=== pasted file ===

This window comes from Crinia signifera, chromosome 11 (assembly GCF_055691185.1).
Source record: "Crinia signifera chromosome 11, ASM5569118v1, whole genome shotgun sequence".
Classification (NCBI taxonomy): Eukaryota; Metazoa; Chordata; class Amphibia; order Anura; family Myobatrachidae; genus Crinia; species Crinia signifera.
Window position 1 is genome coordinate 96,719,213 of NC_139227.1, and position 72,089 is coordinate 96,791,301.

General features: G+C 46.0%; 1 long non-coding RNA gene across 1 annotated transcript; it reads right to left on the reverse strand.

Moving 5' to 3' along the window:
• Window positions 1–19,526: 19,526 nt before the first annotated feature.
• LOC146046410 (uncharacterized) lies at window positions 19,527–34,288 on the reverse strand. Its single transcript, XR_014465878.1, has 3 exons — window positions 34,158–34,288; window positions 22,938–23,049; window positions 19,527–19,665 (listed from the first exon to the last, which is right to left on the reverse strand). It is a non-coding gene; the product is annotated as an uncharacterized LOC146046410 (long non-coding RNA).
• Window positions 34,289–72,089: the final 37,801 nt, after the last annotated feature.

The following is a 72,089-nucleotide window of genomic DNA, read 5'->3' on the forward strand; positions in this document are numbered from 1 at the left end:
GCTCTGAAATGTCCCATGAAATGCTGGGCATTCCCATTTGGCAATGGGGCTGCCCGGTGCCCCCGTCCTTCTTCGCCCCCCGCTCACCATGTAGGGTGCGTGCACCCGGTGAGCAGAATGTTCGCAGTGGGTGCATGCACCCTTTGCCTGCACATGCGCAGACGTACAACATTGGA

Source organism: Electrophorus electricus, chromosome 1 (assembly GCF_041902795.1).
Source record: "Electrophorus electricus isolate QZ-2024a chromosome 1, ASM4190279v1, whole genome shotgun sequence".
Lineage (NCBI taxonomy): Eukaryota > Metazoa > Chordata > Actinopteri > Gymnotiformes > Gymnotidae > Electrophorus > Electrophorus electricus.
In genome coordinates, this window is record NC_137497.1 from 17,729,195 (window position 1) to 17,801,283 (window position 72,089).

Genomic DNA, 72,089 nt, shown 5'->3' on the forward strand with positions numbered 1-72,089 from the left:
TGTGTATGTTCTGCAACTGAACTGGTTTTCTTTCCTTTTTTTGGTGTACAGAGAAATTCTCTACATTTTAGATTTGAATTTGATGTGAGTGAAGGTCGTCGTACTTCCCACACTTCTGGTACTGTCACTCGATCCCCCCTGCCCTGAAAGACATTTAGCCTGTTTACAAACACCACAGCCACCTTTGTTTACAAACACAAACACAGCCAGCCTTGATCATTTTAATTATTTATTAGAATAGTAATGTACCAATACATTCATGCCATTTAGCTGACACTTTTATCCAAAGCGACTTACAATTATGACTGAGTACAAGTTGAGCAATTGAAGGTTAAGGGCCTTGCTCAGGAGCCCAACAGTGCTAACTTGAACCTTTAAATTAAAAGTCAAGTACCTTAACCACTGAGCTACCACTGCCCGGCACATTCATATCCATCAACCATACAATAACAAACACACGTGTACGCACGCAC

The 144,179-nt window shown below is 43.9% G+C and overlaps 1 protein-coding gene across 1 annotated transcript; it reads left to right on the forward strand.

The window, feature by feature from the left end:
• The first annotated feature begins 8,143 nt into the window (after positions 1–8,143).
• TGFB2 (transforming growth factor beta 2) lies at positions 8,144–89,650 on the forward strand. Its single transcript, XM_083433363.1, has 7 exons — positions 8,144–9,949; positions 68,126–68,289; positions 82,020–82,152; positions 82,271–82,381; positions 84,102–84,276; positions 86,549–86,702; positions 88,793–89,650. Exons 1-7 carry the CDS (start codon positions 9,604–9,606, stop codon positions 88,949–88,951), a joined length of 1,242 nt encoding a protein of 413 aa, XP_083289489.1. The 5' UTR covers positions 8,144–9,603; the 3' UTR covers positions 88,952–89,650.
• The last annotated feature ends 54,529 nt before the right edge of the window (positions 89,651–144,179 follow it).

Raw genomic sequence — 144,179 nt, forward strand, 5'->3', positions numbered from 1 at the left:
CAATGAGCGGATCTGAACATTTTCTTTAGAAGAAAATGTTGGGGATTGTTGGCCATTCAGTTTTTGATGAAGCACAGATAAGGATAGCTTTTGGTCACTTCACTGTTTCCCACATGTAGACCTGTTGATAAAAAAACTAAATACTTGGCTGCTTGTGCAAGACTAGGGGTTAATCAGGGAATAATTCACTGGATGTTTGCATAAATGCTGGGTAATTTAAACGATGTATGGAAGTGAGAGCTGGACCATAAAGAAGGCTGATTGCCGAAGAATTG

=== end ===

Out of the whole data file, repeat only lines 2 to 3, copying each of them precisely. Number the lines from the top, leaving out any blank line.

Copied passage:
Source record: "Crinia signifera chromosome 11, ASM5569118v1, whole genome shotgun sequence".
Classification (NCBI taxonomy): Eukaryota; Metazoa; Chordata; class Amphibia; order Anura; family Myobatrachidae; genus Crinia; species Crinia signifera.